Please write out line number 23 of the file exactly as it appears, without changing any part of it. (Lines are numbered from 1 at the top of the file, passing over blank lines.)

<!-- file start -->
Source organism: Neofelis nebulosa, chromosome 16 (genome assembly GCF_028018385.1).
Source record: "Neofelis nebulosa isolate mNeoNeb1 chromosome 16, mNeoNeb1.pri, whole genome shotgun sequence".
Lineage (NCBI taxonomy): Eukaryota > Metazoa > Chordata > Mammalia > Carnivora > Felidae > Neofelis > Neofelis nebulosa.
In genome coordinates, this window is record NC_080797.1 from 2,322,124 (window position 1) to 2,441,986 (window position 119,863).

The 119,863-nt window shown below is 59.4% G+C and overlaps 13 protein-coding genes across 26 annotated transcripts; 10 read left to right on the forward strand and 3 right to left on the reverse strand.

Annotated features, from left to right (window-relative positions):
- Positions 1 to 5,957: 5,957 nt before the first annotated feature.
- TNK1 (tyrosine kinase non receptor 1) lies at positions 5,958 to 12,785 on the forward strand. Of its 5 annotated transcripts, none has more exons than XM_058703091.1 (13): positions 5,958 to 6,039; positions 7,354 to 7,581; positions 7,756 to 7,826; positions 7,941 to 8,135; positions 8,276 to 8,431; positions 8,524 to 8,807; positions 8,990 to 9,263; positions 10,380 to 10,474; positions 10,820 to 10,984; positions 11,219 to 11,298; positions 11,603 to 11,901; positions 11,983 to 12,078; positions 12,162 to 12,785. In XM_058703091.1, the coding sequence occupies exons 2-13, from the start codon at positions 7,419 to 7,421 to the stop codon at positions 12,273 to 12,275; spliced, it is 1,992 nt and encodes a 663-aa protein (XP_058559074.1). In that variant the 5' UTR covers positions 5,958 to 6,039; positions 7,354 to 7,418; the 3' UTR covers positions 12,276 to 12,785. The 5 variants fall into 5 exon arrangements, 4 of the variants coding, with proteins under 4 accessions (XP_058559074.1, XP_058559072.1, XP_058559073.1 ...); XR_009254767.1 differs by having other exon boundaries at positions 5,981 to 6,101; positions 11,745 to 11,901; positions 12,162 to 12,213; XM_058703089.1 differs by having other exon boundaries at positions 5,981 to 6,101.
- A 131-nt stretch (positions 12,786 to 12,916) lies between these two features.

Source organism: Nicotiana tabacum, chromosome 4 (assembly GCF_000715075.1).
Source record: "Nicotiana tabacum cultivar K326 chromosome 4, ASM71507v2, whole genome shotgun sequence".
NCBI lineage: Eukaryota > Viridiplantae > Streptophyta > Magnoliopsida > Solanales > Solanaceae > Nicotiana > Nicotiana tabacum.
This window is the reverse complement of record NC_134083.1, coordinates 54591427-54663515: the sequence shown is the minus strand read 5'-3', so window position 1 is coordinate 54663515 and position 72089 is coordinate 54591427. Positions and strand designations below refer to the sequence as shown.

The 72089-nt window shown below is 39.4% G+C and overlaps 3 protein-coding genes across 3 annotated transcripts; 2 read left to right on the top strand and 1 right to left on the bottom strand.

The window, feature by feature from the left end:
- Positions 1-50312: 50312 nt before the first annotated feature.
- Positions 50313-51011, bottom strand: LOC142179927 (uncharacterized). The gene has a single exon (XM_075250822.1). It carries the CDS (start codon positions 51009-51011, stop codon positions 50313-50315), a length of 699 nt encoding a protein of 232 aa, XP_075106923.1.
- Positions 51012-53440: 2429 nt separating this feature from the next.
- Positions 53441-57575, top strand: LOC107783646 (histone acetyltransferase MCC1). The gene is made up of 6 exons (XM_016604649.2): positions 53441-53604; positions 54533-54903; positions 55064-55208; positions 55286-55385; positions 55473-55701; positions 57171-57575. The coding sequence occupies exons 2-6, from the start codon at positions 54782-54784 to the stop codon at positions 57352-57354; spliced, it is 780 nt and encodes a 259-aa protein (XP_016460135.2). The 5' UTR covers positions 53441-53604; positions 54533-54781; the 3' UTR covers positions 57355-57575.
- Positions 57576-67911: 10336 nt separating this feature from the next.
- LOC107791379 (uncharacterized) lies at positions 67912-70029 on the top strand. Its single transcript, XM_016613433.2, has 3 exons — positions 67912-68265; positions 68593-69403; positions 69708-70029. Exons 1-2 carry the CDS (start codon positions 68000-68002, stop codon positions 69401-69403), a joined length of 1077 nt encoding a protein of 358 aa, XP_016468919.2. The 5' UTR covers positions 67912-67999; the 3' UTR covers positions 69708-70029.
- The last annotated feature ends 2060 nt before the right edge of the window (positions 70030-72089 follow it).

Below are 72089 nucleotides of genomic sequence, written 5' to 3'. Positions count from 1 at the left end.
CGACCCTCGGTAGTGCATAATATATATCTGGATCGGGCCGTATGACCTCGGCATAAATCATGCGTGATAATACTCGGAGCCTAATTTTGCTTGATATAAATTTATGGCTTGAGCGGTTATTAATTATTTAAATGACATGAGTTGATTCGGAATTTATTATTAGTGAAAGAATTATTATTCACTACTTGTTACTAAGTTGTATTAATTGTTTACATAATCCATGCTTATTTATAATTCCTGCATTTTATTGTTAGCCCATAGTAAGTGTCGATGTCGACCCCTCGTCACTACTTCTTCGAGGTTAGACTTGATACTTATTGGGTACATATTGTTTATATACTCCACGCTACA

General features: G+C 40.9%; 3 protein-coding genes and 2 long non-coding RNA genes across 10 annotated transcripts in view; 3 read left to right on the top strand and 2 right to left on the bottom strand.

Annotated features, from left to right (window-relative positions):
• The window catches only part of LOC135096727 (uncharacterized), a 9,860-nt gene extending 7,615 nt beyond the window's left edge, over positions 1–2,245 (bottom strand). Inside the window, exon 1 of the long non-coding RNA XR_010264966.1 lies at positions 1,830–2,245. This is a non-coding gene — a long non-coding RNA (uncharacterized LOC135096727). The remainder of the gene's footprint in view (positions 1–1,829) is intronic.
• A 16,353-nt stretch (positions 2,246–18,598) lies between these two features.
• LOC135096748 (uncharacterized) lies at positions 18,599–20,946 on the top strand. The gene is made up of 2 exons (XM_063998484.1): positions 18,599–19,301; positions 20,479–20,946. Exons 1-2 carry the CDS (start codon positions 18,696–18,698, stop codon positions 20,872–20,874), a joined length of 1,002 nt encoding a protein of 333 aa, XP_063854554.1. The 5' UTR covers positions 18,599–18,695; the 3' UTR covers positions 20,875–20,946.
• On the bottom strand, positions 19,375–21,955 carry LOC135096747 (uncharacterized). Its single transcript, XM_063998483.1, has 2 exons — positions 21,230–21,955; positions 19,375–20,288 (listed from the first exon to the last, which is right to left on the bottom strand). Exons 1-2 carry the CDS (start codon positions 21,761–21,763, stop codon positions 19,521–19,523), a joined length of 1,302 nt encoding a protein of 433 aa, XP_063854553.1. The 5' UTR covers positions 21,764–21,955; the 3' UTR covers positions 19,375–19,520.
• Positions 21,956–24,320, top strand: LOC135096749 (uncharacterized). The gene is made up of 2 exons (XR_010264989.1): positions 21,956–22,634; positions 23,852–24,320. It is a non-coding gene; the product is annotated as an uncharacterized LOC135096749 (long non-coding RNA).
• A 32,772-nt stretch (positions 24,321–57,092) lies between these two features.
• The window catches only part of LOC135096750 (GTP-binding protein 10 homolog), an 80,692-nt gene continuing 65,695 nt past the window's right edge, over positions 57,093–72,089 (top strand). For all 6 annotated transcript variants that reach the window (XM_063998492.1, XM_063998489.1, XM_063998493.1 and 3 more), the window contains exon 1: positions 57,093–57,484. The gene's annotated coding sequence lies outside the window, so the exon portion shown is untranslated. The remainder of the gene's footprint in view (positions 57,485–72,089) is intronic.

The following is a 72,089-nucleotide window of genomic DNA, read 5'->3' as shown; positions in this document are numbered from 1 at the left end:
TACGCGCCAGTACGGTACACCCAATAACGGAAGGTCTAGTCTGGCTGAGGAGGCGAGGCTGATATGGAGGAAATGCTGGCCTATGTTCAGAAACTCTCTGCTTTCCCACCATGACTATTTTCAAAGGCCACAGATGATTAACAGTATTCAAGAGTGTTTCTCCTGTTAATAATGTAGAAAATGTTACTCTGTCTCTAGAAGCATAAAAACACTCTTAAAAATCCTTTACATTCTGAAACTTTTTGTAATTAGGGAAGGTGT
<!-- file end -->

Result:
Below are 72089 nucleotides of genomic sequence, written 5' to 3'. Positions count from 1 at the left end.